At 07:25 PM 10/29/2003 +0000, you wrote:
>Very spendy but very nice. You can connect two head-ends to two separate
>disk arrays with fibre-channel, and then cross-connect both head-ends to the
>*opposite* disk array also with fibre-channel. If one head-end dies, the
>other one will take over its disks, and its IP address.
Just taking a look at it right now. I'll probably need to call them and get
some prices. Looks like a very good idea.
From what I understand about these, in theory, I would just need to get
one of these, set it up and I should be done, correct?
I'm sure there is more to it, but this could be a very simple setup.
>The problems are:
>(1) Round-trip time will be high, which will affect performance badly,
>especially for things like searching through mailbox contents
>(2) Any packet loss will give severe performance degradation, especially
>since NFS data tends to transfer in 4K chunks (lose any one fragment and the
>whole 4K will be retransmitted)
>(3) You don't gain any resilience against the link into the data centre
>failing (or catastrophic failure of the data centre itself)
>Because of point (3), I can't see any advantage in hosting a remote
>POP3/IMAP server with WAN NFS connection. You may as well just put another
>POP3/IMAP server in the same building, perhaps on a different power supply.
Something I will need to definitely consider, as my guess is they want to
be able to have our future branch offices connect to the corporate network
>If you just want to point to a second IMAP server and have users *manually*
>copy mails from one server to another, that would be fine.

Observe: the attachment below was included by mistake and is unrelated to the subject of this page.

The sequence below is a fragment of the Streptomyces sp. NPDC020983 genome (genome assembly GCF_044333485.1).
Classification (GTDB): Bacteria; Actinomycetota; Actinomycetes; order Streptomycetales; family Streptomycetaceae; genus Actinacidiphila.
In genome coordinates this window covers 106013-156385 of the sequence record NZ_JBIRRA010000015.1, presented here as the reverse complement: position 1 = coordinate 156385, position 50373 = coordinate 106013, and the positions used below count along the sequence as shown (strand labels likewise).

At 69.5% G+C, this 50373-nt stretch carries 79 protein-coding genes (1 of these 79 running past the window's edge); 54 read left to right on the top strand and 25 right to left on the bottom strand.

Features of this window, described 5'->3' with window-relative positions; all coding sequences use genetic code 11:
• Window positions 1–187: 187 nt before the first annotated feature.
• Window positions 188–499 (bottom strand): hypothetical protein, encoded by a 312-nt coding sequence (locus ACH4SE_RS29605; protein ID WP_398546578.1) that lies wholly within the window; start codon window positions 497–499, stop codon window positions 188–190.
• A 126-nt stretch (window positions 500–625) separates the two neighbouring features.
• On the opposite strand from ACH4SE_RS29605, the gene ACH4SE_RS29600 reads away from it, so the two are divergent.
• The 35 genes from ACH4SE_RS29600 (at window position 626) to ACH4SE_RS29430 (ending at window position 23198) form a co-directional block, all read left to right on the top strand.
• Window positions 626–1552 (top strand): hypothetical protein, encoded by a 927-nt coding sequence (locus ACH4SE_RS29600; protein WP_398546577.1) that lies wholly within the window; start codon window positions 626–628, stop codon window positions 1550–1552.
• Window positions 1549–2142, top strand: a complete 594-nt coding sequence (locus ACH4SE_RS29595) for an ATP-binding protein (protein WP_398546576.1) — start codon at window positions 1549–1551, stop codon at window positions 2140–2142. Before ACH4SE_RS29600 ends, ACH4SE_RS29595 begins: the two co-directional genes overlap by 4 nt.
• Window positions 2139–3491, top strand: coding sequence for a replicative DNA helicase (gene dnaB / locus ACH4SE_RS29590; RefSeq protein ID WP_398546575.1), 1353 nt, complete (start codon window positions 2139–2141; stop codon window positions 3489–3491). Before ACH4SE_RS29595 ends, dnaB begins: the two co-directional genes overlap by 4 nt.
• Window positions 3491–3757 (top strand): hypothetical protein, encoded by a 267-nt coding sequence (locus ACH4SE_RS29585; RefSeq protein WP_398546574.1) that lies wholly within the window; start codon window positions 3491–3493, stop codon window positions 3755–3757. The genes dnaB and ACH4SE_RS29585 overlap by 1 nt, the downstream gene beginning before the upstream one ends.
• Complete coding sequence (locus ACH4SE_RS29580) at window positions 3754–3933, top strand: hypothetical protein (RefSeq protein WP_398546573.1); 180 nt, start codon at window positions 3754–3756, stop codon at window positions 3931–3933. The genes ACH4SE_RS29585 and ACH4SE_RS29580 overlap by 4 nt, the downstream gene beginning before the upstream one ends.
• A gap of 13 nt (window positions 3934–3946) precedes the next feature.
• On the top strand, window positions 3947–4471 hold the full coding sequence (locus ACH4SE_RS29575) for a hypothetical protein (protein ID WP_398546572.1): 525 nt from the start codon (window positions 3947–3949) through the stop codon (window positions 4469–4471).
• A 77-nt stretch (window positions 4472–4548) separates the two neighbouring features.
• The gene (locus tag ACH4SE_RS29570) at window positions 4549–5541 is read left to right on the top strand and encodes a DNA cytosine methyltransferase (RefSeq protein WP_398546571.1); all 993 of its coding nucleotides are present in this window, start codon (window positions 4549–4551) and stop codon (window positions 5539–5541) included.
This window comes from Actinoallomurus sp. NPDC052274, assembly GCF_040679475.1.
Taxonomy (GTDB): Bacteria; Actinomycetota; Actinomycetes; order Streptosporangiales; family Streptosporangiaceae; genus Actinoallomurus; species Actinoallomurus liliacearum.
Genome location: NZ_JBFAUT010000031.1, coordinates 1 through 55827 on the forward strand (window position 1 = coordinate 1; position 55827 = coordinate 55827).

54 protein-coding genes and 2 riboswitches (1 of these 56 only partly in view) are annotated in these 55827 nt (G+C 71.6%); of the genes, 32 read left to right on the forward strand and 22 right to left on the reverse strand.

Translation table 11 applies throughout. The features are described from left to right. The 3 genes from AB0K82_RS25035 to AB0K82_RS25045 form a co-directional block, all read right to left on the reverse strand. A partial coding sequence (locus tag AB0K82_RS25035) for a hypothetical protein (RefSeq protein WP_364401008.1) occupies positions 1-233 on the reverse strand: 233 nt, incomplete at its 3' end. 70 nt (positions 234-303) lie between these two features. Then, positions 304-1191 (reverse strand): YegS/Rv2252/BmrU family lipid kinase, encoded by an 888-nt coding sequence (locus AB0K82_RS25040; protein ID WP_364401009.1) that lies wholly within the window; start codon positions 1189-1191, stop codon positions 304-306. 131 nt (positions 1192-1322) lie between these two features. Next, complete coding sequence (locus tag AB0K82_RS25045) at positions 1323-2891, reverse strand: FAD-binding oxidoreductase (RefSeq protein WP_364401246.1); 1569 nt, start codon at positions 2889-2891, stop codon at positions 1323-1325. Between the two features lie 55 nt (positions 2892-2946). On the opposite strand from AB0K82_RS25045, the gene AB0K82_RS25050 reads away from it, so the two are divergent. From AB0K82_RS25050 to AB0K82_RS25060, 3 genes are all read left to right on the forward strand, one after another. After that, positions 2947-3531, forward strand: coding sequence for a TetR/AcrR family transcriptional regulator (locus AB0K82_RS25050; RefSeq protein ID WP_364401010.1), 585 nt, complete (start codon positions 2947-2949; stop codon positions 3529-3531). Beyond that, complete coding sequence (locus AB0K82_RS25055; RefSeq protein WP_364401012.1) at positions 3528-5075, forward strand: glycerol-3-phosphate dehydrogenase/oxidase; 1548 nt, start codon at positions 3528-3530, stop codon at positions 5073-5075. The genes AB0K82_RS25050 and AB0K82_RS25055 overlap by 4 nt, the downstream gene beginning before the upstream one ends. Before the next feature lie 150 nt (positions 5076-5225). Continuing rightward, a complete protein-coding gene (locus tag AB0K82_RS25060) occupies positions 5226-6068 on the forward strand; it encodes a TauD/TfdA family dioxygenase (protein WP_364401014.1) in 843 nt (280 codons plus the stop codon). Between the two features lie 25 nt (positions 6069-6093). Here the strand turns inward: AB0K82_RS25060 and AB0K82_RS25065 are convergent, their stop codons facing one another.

Basically, have a second IMAP server setup, soley for the purposes of storage?
Did not think of that.
>As I say, better just to have a second mail server in the same location, so
>that the NFS traffic remains over a LAN (preferably switched 100Mbps)
Yes, network is switched. 100Mbps min, some parts are 1000Mbps.
>Hmm. I don't think Maildir-over-Samba is something you want to get into. It
>may work, but being a Microsoft protocol, its semantics may well be more
>broken even than Sun's NFS. Samba over WAN will have similar problems to NFS
I never thought this was a great idea either. Just wanted to clarify it.
>http://www.netapp.com/ and talk to your friendly sales engineer :-)
>(Don't think numbers less than $50K; double that for clustered solutions)
>However in summary: the Netapp has a wonderful filesystem called WAFL -
>"Write Anywhere File Layout". Whenever you write a file, the data is written
>to disk but does *not* overwrite the old file; the pointers are updated
>instead. Hence it's possible to maintain a snapshot of the filesystem at any
>previous time, until you want to free up the space, and it maintains a
>history of all changes between snapshot A and snapshot B.
>Hence you have a really efficient way of keeping two disk sets in sync:
>1. Take a snapshot (A)
>2. Copy the snapshot to the remote system. [Meanwhile, the local system is
> still 'live' and taking reads and writes]
>3. Take another snapshot (B)
>4. Send across the differences between snapshots (A) and (B) to the remote
>5. Repeat steps 3-4 every few minutes
>Snapshots give you a great way to do data recovery for those cases of
>imbeciles typing 'rm *' accidentally; just keep a few daily snapshots
>around, and they can restore the deleted file simply by cd'ing into
>.snapshots/daily.0 and cp'ing the file.
>The other great thing about WAFL is that you can expand a volume just by
>chucking in another disk, with zero down-time. Oh, and the speed is amazing;
>try creating 10,000 files over NFS onto a Netapp, and then try creating
>10,000 files on *local disk* on a Solaris box :-)
Sounds like you have used these before? They sound very enticing.
Let me ask this. I may be on a time line here, of about 2-3 weeks.
If anyone had this time line and needed to do this setup, what type of
setup would you do?
Basically, my thinking is, I need to setup something very quickly, yet
stable and secure.
Thanks for you help everyone. I cant thank you enough.